Re: [apps-discuss] AppsDir Review of draft-ietf-appsawg-webfinger-11

"Paul E. Jones" <> Sat, 23 March 2013 19:04 UTC

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From: "Paul E. Jones" <>
To: 'Dave Cridland' <>
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Subject: Re: [apps-discuss] AppsDir Review of draft-ietf-appsawg-webfinger-11
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An "http" URI could be used to query information about a web page.  It might
return "copyright" or "author" or other defined link relation values.  Had
WF existed when OpenID 2.0 was drafted, it could have been used to resolve
the OpenID Provider information for a given OpenID identifier.  WebFinger
might be used to find other information about things on the Internet,
including printer, refrigerators, thermostats, or whatever.  What one would
or should expect for various URI schemes is not fully-defined, except that
any URI will return a JRD document with links.  How those links are
interpreted will be defined by whatever document defines the link relation
types or some document such as "Discovering Information about X using
WebFinger" (where "X" might be a printer, thermostat, or whatever).


So, it's not accurate to say the document is scoped to return information
only about individuals.  We put most of the emphasis there, because that has
the most immediate practical use and we expect the 'acct' URI type to be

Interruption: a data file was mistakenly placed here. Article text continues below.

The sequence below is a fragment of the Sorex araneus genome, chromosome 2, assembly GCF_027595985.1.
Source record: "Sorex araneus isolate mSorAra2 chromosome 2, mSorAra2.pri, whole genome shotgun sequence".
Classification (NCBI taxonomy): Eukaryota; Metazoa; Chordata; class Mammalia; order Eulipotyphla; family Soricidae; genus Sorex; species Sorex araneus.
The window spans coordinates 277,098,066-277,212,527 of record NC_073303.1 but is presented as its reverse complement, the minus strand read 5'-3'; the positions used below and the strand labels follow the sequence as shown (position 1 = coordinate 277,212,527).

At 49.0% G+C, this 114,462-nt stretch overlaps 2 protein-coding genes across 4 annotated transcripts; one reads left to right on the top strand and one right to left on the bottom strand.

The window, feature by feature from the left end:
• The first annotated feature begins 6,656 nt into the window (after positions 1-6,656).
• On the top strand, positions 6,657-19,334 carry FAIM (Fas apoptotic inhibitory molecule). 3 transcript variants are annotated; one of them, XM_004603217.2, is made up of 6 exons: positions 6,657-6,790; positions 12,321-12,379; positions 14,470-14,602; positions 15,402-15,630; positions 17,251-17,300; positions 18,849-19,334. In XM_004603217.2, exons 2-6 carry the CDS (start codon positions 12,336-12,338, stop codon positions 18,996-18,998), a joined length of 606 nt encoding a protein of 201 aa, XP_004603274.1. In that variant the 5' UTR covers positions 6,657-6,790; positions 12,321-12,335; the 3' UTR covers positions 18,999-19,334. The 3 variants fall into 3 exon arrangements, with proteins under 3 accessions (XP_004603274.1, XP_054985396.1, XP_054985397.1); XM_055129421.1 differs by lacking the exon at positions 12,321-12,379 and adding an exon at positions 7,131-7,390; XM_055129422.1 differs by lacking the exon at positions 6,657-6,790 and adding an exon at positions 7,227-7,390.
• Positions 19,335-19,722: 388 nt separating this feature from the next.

used primarily.





What should we add?  I'm not seeing any new or different security issues
arising from use of any particular URI scheme.  Every URI returns either a
JRD or it does not.  What would be different with mailto, http, sip, tel,
gopher, or any other scheme?


sip, simple mailto, acct, xmpp, and so on - those URIs which refer
explicitly to an individual - are, I think, adequately considered in the


http seems to be considered only when referring to a person. However, in
general http resources can have links anyway, so I'm not concerned about
these - however I'm not sure that the fragment identifier needs to be sent.


I'm entirely willing to believe you've considered these considerably more
than that, however there's no evidence of it in the specification as


I've spent very little time considering what might happen (beyond a 404)
with arbitrary URI schemes. Should a client ever send a file: URI, for
example? I'm not concerned with what information in the JRD it might be
expecting, or whether or not the WF server understands it, but what
information transfer has occurred and whether this is safe and can
reasonably be expected to be interoperable.


For example, I'd expect a sensible WF client to only ever send a simple
mailto:local-part@domain URI to a server, and if the initial input was one
of the deliciously complex forms, to strip away the header fields and body
and extract (if needed) the To field value. I have no clue what a WF server
might usefully do with a subject line, mind, whether it's malicious or not -
I just think it doesn't need to have it.


I'd suggest simply stating that the security considerations and protocol are
scoped to consider only URIs identifying an individual entity, (perhaps give
some simple examples), and that use beyond that may involve further security
considerations. Then everyone's happy.